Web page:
Qty:1
  • List Price: $27.50
  • Save: $2.50 (9%)
FREE Shipping on orders over $35.
Only 2 left in stock (more on the way).
Ships from and sold by Amazon.com.
Gift-wrap available.
Leopards in the Temple: T... has been added to your Cart
Condition: Used: Very Good
Comment: Free 2-day Prime or free Supersaver shipping. All orders ship fast from the Amazon warehouse with 24/7 Amazon Customer Service and 30-day A-to-Z Satisfaction Guarantee and tracking number.. Free gift messages. Ask about gift wrapping and one-day shipping.
Have one to sell? Sell on Amazon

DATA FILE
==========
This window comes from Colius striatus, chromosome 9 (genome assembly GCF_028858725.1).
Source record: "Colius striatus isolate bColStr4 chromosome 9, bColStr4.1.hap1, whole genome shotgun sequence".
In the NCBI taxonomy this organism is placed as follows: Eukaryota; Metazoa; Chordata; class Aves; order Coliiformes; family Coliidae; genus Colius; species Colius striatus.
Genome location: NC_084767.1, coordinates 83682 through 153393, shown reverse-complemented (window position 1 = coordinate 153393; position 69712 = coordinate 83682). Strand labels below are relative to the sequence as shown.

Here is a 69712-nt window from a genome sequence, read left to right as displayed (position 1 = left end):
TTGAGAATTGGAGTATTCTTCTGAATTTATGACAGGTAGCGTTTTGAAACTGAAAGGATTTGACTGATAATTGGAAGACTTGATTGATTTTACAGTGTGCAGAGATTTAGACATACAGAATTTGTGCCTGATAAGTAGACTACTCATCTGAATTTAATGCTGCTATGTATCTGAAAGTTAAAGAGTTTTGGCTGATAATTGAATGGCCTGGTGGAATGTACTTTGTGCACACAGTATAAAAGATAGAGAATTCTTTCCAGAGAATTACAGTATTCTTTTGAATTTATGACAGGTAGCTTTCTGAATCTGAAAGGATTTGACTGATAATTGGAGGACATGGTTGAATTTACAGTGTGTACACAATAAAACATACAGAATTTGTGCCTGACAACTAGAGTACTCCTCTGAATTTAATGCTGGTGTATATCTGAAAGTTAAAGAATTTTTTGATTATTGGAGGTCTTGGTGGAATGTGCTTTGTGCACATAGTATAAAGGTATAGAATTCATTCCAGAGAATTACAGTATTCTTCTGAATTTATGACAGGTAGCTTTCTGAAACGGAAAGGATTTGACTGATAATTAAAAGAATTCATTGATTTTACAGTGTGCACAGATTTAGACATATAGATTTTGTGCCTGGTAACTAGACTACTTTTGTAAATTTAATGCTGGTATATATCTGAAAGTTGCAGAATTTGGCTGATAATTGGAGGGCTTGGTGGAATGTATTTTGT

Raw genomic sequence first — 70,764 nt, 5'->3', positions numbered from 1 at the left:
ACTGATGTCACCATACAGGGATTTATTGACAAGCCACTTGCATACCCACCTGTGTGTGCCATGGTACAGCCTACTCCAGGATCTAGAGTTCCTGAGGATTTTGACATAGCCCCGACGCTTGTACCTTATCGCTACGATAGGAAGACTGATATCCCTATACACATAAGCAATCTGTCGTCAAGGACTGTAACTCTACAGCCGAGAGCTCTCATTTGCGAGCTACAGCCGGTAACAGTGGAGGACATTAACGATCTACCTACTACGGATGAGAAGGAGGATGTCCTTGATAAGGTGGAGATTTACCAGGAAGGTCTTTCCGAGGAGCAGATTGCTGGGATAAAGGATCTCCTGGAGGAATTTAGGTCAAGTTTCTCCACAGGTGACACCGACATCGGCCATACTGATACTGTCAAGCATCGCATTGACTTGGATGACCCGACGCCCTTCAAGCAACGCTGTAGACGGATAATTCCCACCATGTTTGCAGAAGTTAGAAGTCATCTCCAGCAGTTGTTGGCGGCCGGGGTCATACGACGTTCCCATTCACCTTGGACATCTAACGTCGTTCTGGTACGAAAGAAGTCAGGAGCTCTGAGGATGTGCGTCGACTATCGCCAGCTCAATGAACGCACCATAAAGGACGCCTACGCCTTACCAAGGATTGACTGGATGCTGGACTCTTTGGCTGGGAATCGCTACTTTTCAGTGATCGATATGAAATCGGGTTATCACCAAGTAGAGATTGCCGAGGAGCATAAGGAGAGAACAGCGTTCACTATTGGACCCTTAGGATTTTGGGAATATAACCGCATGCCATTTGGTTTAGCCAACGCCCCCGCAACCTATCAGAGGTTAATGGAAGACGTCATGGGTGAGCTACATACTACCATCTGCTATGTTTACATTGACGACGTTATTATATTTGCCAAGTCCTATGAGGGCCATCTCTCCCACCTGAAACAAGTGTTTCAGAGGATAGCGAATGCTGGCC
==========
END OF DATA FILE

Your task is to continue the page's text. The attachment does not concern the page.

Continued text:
Flip to back Flip to front
Listen Playing... Paused   You're listening to a sample of the Audible audio edition.
Learn more
See this image

Leopards in the Temple: The Transformation of American Fiction, 1945-1970 Paperback – May 30, 2002


See all formats and editions Hide other formats and editions
Amazon Price New from Used from
Paperback
"Please retry"
$25.00
$18.24 $4.80

Best Books of the Year
See the Best Books of 2014
Looking for something great to read? Browse our editors' picks for 2014's Best Books of the Year in fiction, nonfiction, mysteries, children's books, and much more.
$25.00 FREE Shipping on orders over $35. Only 2 left in stock (more on the way). Ships from and sold by Amazon.com. Gift-wrap available.

Frequently Bought Together

Leopards in the Temple: The Transformation of American Fiction, 1945-1970 + Gates of Eden: American Culture in the Sixties
Price for both: $38.56

Buy the selected items together


Editorial Reviews

From The New Yorker